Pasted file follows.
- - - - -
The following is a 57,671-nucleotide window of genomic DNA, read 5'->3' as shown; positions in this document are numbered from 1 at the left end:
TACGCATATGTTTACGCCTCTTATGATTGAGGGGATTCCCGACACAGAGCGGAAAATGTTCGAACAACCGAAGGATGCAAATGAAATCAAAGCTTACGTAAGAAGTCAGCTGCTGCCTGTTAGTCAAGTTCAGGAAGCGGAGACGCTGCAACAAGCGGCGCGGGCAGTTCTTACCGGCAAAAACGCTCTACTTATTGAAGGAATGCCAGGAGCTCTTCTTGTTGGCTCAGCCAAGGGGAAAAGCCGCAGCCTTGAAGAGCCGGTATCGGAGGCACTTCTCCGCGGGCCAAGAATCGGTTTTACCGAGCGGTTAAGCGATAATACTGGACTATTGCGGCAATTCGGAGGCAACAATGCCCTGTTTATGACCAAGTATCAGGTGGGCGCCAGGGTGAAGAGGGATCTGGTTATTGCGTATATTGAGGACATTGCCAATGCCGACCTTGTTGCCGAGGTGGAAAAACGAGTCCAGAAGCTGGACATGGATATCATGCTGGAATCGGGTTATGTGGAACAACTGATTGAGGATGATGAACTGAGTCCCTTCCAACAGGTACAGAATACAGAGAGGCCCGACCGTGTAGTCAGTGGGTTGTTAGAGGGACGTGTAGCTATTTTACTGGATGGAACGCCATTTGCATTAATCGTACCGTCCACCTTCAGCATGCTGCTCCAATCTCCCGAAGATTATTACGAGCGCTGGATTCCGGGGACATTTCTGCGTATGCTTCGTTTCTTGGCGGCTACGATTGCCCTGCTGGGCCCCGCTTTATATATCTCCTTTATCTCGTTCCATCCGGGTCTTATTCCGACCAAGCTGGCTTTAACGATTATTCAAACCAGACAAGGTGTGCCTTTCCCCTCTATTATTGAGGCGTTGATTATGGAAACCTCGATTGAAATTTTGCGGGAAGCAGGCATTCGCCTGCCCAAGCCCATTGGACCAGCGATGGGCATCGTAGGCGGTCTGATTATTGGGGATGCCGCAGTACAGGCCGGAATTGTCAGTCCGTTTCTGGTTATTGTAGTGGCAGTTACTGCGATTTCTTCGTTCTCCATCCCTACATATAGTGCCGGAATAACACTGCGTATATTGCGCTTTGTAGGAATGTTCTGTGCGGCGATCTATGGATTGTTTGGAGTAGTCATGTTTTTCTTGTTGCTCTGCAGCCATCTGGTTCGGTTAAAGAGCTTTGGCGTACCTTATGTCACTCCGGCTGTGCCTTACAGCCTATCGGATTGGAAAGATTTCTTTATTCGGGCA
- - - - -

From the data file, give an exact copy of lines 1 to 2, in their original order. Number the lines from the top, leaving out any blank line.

The following is a 57,671-nucleotide window of genomic DNA, read 5'->3' as shown; positions in this document are numbered from 1 at the left end:
TACGCATATGTTTACGCCTCTTATGATTGAGGGGATTCCCGACACAGAGCGGAAAATGTTCGAACAACCGAAGGATGCAAATGAAATCAAAGCTTACGTAAGAAGTCAGCTGCTGCCTGTTAGTCAAGTTCAGGAAGCGGAGACGCTGCAACAAGCGGCGCGGGCAGTTCTTACCGGCAAAAACGCTCTACTTATTGAAGGAATGCCAGGAGCTCTTCTTGTTGGCTCAGCCAAGGGGAAAAGCCGCAGCCTTGAAGAGCCGGTATCGGAGGCACTTCTCCGCGGGCCAAGAATCGGTTTTACCGAGCGGTTAAGCGATAATACTGGACTATTGCGGCAATTCGGAGGCAACAATGCCCTGTTTATGACCAAGTATCAGGTGGGCGCCAGGGTGAAGAGGGATCTGGTTATTGCGTATATTGAGGACATTGCCAATGCCGACCTTGTTGCCGAGGTGGAAAAACGAGTCCAGAAGCTGGACATGGATATCATGCTGGAATCGGGTTATGTGGAACAACTGATTGAGGATGATGAACTGAGTCCCTTCCAACAGGTACAGAATACAGAGAGGCCCGACCGTGTAGTCAGTGGGTTGTTAGAGGGACGTGTAGCTATTTTACTGGATGGAACGCCATTTGCATTAATCGTACCGTCCACCTTCAGCATGCTGCTCCAATCTCCCGAAGATTATTACGAGCGCTGGATTCCGGGGACATTTCTGCGTATGCTTCGTTTCTTGGCGGCTACGATTGCCCTGCTGGGCCCCGCTTTATATATCTCCTTTATCTCGTTCCATCCGGGTCTTATTCCGACCAAGCTGGCTTTAACGATTATTCAAACCAGACAAGGTGTGCCTTTCCCCTCTATTATTGAGGCGTTGATTATGGAAACCTCGATTGAAATTTTGCGGGAAGCAGGCATTCGCCTGCCCAAGCCCATTGGACCAGCGATGGGCATCGTAGGCGGTCTGATTATTGGGGATGCCGCAGTACAGGCCGGAATTGTCAGTCCGTTTCTGGTTATTGTAGTGGCAGTTACTGCGATTTCTTCGTTCTCCATCCCTACATATAGTGCCGGAATAACACTGCGTATATTGCGCTTTGTAGGAATGTTCTGTGCGGCGATCTATGGATTGTTTGGAGTAGTCATGTTTTTCTTGTTGCTCTGCAGCCATCTGGTTCGGTTAAAGAGCTTTGGCGTACCTTATGTCACTCCGGCTGTGCCTTACAGCCTATCGGATTGGAAAGATTTCTTTATTCGGGCA